Lasted edited by Andrew Munsey, updated on June 15, 2016 at 1:18 am.
Virgin 12-volt lead-acid batteries increase in voltage under load for a while after an initial rapid drop, before they gradually drop in voltage. Natural occurrence could be mistaken for "over unity" if a person is not aware of it.
Jan. 30, 2005
This is probably something that people seasoned in batteries know like the back of their hand. I did not.
About a month ago I was running a control experiment on two new 12-V NAPA tractor batteries. I just hooked them up to a light bulb and recorded volts-amps over time.
(ran Dec. 31, 2004 - Jan. 1, 2005)
The first bulb was rated 12V, 10W
The "before" voltage was 12.61v.
After I connected the bulb, the voltage dropped rapidly down to 12.23v (0.865 amps) over two minutes but then it began to climb gradually up to 12.34v (0.863 amps) over the next three hours. It may have gone up for longer than that. I don't know because I retired to bed. When I woke in the morning, the voltage was down to 12.16v.
(ran Jan. 1-2, 2005)
On the second brand-new NAPA 12-V tractor battery, I plugged in a 14-V, 200mA bulb, and saw the same phenomenon.
The before voltage was 12.66v. When the bulb was plugged in, the voltage dropped quickly to 12.46v (0.207 amps) after 11 minutes. The voltage then climbed from there, peaking at 12.52v (0.207 amps) in 2.5 hours, when it began gradually dropping.
The point is that the phenomenon that I've seen quite often during a Directory:Bedini SG:Replications:PES:Sterling Allan:Data of battery voltage climbing after an initial drop is 'not unique to the Bedini_SG system', but is a characteristic of lead-acid batteries.
Something to bear in mind as you tinker with batteries.
It has nothing to do with radiant energy.
Sent: Monday, January 31, 2005 6:57 AM
Subject: [Bedini_SG] Re: virgin battery voltage rises under load
Good post, and very true. The reason the voltage drops when the
battery is being discharged is due to internal resistance i.e., the
voltage across the batteries internal resistance works against the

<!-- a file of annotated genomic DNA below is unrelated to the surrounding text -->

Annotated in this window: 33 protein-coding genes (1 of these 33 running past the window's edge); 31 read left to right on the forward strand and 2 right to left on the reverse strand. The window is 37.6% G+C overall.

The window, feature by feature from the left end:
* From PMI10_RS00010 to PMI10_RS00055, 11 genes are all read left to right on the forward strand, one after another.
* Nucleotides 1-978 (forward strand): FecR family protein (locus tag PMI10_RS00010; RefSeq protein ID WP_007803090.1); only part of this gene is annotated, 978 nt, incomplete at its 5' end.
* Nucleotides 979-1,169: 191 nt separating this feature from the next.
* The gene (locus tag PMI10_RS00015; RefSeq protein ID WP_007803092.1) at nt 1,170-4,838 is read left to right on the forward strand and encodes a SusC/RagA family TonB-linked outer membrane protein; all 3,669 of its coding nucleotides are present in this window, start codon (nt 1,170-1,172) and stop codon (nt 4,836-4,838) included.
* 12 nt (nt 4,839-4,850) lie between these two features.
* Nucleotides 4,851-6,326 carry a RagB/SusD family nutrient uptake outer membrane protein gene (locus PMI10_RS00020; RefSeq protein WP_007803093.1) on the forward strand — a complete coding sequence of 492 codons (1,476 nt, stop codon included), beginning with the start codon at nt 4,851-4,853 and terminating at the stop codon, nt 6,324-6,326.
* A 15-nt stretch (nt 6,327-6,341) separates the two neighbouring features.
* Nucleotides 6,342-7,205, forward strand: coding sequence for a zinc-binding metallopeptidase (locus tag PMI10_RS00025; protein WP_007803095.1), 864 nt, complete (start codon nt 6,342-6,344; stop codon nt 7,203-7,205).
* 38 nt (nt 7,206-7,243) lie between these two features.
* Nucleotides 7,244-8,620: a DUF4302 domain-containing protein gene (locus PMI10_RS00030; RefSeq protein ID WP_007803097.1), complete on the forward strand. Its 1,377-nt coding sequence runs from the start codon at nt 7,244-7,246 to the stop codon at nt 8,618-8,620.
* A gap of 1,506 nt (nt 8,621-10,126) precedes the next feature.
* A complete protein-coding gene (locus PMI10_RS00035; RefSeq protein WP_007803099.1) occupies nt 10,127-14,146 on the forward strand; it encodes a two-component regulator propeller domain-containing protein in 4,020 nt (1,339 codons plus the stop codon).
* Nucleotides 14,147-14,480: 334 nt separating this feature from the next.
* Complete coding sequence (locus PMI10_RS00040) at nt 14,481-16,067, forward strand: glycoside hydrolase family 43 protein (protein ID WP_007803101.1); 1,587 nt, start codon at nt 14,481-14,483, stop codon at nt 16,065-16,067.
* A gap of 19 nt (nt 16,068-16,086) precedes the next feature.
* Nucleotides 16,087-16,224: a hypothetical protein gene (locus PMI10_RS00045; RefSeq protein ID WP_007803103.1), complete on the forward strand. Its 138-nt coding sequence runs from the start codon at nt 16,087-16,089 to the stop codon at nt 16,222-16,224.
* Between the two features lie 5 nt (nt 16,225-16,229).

battery's polarity. The opposite happens when the battery is being
charged i.e., the voltage across the batteries internal resistance
works with the batteries polarity. I posted a formula on this some
time ago on how to calculate the voltage changes.
Also, as the battery warms up due to current, the internal resistance
will decrease and so the voltage across the battery will increase
while under load. This depends on the type of materials. The
resistance of some materials increase and some decrease with an
increase in temperature. So it's possible that some batteries may
even decrease in voltage when warmed up.
I'm sure there are other minor forces involved though.
Sent: Monday, January 31, 2005 2:21 AM
Subject: [sebcar] Re: virgin battery voltage rises under load
This phenomenom can occur generally with all cells depending on
the load placed on them, their initial temperature and their amp/hour
capacity. If the load is not too high but not too low (say from C to
C/5 depending on the cell technology) their voltage will initially
drop based on the current drawn and level off, then exhibit internal
increase in temperature which, depending on their initial temperature
may decrease their internal resistance and show a slight increase in
voltage on the output as they warm up. This increase indicates a
slight increase in efficiency as less power is lost in thermal
emissions. The overall capacity may even increase, but this merely
indicates that the cell is behaving more efficiently and loosing less
energy internally in heat. The contrary is also true, if the cell is
too hot it's unloaded/loaded voltage will drop and if cooled it will
rise. There are graphs by the various manufacturers stating this
clearly (Power transfer Vs Temp).
There is also a phenomenon called "decrystalization". This can
happen in brand new or inactive old cells. This can be seen placing a
light load (C/20) on a cell and watching the voltage drop. The
voltage will not drop evenly and jump up and down while discharging.
This is because in new cells or very old inactive cells (NiCd, NimH)
there are clusters of crystalized electrolyte "dipoles" which
constantly change the cell's internal resistance. In new cells they
need to be "equalized" and broken down and this is accomplished by
charging and discharging the cell for a few times after which the
cell will have reached full stated capacity. There are also
techniques used to decrease even more the internal resistance of
cells (in NiCds) which are dangerous and can destroy or explode a
cell but have shown that they are effective under heavy discharge
conditions (20-40C, called "pushing").